How come businesses that have been labelled “investment-ready” rarely receive an investment? How come businesses complain they perceive access to capital to be a major hurdle, whilst investors complain there is a lack of high-quality deal-flow? The day before SANKALP in Nairobi various stakeholders came together to discuss these questions. BiD Network is one of the intermediaries seeking to bridge this gap, by working with both (informal) investors and entrepreneurs simultaneously. The gap still remains here, and whilst incubators and accelerators were reflecting on how they themselves could further facilitate the connection to investors, we invited investors to join us for an investor circle to discuss how to improve good quality deal-flow. Not surprisingly, the two frequently named issues passed the revue: 1) Talent gap – there is a strong focus on “the idea,” and whilst this is important for the potential scalability of the company, initially it is more about the management team’s capacity to execute that determines scalability. 2) Financial records gap – frequently multiple books are being kept. Even when businesses have been going through the deal-making process it has happened more than once that in the final stages the investor finds out there is yet another loan they were unaware of. Investors then are forced to discontinue the deal-making process to either prevent over indebtedness or because trust has been lost. It should be mentioned that all investors underlined the importance of a holistic approach. Whilst ranking the gaps, they unanimously mentioned the absence of any of their requirements translates into the business not being considered ready for an investment. The absence of trust, transparency,...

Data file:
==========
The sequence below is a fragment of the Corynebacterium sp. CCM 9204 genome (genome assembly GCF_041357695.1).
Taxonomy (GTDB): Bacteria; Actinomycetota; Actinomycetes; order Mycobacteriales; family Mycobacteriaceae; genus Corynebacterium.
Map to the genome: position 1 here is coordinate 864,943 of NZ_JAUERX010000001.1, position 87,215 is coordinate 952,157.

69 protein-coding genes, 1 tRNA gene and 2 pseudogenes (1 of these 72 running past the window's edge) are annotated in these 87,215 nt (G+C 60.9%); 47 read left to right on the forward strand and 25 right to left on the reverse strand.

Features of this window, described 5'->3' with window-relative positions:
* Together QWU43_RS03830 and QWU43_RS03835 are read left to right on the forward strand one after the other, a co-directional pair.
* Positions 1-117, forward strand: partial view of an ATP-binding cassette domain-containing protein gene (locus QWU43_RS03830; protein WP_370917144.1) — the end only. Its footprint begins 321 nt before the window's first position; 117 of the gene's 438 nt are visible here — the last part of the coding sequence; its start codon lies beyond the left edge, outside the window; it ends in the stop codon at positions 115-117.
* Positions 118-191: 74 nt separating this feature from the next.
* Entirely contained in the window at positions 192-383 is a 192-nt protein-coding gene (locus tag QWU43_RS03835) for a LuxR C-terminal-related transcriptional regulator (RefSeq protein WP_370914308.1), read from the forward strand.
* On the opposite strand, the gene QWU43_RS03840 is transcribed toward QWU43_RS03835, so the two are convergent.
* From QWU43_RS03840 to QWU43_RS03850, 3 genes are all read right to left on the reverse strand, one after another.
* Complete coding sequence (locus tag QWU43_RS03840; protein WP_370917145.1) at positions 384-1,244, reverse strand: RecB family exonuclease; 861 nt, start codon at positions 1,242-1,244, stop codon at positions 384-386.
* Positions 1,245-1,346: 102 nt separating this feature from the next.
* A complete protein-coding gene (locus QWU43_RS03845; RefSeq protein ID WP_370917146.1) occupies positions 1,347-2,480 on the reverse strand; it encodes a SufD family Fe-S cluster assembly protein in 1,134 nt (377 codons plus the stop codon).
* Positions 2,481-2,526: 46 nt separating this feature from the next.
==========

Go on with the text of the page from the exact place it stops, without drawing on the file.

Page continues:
Women in Business finalists from Uganda and Rwanda visiting Holland

Women in Business finalists from Uganda and Rwanda visiting Holland